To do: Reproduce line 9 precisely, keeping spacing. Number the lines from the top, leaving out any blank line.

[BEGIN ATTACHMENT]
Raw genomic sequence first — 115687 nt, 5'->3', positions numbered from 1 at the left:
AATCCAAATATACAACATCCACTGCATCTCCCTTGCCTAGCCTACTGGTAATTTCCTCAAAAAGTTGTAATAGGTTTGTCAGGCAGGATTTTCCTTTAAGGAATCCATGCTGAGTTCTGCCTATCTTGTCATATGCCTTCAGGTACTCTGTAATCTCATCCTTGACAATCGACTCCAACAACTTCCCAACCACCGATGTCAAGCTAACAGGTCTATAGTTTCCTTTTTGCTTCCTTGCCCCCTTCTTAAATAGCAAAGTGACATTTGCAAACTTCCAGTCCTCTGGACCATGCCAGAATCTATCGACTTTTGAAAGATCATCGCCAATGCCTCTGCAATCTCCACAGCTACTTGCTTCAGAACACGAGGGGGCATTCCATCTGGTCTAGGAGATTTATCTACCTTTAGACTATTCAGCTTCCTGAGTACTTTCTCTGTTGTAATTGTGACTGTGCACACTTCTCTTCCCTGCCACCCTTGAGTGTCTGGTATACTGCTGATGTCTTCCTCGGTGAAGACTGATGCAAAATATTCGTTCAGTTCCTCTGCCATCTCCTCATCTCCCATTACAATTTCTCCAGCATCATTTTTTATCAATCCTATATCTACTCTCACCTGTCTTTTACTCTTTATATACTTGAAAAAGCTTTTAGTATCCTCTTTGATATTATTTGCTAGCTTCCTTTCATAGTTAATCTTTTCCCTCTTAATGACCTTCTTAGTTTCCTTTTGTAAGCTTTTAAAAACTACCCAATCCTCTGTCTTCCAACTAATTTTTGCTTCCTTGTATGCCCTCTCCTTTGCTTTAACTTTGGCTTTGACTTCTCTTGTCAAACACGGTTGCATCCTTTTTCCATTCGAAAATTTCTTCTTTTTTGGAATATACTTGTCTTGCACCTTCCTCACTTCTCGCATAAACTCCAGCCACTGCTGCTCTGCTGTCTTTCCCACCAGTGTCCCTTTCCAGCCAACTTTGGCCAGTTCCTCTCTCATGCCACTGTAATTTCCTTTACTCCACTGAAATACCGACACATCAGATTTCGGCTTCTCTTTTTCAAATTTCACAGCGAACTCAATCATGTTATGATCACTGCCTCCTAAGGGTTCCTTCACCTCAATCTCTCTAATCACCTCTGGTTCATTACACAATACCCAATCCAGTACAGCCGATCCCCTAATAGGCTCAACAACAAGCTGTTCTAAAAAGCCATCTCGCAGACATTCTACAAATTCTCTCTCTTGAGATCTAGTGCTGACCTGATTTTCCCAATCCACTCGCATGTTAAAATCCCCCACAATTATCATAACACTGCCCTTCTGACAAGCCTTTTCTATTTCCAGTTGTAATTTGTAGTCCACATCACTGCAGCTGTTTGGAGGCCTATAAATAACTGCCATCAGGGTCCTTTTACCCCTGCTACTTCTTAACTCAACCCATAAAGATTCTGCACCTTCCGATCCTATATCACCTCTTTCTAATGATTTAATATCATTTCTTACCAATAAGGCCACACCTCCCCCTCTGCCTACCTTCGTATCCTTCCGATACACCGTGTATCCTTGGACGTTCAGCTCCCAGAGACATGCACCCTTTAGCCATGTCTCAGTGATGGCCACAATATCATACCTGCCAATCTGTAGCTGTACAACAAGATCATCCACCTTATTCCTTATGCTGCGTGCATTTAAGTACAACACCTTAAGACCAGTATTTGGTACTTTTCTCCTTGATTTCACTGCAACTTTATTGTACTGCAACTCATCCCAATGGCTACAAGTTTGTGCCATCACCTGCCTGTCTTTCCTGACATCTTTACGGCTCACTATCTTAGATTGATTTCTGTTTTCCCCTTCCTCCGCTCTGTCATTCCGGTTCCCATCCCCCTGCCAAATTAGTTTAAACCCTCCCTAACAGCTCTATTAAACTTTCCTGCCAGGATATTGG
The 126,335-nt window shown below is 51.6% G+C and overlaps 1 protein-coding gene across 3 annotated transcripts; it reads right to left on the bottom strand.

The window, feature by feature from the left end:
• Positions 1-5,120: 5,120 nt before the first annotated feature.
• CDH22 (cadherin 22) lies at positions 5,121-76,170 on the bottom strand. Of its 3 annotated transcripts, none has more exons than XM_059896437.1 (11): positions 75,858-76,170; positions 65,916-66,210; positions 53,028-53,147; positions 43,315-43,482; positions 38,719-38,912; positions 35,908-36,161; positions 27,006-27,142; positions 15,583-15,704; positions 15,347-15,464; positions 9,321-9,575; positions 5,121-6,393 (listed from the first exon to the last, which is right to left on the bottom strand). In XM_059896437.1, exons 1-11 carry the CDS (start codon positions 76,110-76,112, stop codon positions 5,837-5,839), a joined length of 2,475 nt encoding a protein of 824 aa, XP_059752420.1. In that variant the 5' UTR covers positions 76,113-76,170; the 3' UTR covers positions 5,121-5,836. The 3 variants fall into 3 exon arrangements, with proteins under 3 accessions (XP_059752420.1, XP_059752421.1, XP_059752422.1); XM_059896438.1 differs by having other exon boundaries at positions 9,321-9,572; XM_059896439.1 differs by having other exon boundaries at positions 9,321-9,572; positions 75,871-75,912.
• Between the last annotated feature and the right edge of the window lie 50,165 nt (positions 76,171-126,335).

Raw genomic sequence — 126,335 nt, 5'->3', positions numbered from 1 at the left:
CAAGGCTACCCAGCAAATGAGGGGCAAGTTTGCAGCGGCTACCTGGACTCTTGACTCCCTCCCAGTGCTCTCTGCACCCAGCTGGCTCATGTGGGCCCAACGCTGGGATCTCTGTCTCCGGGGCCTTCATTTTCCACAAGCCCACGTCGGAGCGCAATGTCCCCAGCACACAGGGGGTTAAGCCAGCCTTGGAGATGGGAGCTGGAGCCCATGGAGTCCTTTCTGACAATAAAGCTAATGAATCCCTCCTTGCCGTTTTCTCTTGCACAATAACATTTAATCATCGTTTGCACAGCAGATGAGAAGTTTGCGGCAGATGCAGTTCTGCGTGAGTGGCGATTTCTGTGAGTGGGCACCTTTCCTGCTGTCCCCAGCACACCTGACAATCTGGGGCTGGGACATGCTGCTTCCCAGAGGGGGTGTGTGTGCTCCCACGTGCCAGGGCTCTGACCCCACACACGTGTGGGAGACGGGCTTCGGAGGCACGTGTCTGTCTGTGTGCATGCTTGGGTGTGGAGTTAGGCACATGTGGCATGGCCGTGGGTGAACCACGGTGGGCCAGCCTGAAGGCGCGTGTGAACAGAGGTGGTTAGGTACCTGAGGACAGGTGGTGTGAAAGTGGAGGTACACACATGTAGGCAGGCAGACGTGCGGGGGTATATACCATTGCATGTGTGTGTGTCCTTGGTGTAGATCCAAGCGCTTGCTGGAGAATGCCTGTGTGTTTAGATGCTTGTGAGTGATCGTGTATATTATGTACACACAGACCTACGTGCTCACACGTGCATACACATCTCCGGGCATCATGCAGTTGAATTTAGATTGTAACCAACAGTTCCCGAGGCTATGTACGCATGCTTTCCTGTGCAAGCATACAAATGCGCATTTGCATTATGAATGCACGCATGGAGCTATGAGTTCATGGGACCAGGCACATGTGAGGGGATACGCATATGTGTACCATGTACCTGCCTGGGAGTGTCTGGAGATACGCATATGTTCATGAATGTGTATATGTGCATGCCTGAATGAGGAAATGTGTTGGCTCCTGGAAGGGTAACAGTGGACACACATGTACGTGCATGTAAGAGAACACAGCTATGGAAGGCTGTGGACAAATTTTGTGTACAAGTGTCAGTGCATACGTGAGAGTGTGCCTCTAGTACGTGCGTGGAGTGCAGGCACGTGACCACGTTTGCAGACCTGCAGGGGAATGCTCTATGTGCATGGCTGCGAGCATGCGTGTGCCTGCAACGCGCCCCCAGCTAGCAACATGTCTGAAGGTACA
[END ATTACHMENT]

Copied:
CAAGGCTACCCAGCAAATGAGGGGCAAGTTTGCAGCGGCTACCTGGACTCTTGACTCCCTCCCAGTGCTCTCTGCACCCAGCTGGCTCATGTGGGCCCAACGCTGGGATCTCTGTCTCCGGGGCCTTCATTTTCCACAAGCCCACGTCGGAGCGCAATGTCCCCAGCACACAGGGGGTTAAGCCAGCCTTGGAGATGGGAGCTGGAGCCCATGGAGTCCTTTCTGACAATAAAGCTAATGAATCCCTCCTTGCCGTTTTCTCTTGCACAATAACATTTAATCATCGTTTGCACAGCAGATGAGAAGTTTGCGGCAGATGCAGTTCTGCGTGAGTGGCGATTTCTGTGAGTGGGCACCTTTCCTGCTGTCCCCAGCACACCTGACAATCTGGGGCTGGGACATGCTGCTTCCCAGAGGGGGTGTGTGTGCTCCCACGTGCCAGGGCTCTGACCCCACACACGTGTGGGAGACGGGCTTCGGAGGCACGTGTCTGTCTGTGTGCATGCTTGGGTGTGGAGTTAGGCACATGTGGCATGGCCGTGGGTGAACCACGGTGGGCCAGCCTGAAGGCGCGTGTGAACAGAGGTGGTTAGGTACCTGAGGACAGGTGGTGTGAAAGTGGAGGTACACACATGTAGGCAGGCAGACGTGCGGGGGTATATACCATTGCATGTGTGTGTGTCCTTGGTGTAGATCCAAGCGCTTGCTGGAGAATGCCTGTGTGTTTAGATGCTTGTGAGTGATCGTGTATATTATGTACACACAGACCTACGTGCTCACACGTGCATACACATCTCCGGGCATCATGCAGTTGAATTTAGATTGTAACCAACAGTTCCCGAGGCTATGTACGCATGCTTTCCTGTGCAAGCATACAAATGCGCATTTGCATTATGAATGCACGCATGGAGCTATGAGTTCATGGGACCAGGCACATGTGAGGGGATACGCATATGTGTACCATGTACCTGCCTGGGAGTGTCTGGAGATACGCATATGTTCATGAATGTGTATATGTGCATGCCTGAATGAGGAAATGTGTTGGCTCCTGGAAGGGTAACAGTGGACACACATGTACGTGCATGTAAGAGAACACAGCTATGGAAGGCTGTGGACAAATTTTGTGTACAAGTGTCAGTGCATACGTGAGAGTGTGCCTCTAGTACGTGCGTGGAGTGCAGGCACGTGACCACGTTTGCAGACCTGCAGGGGAATGCTCTATGTGCATGGCTGCGAGCATGCGTGTGCCTGCAACGCGCCCCCAGCTAGCAACATGTCTGAAGGTACA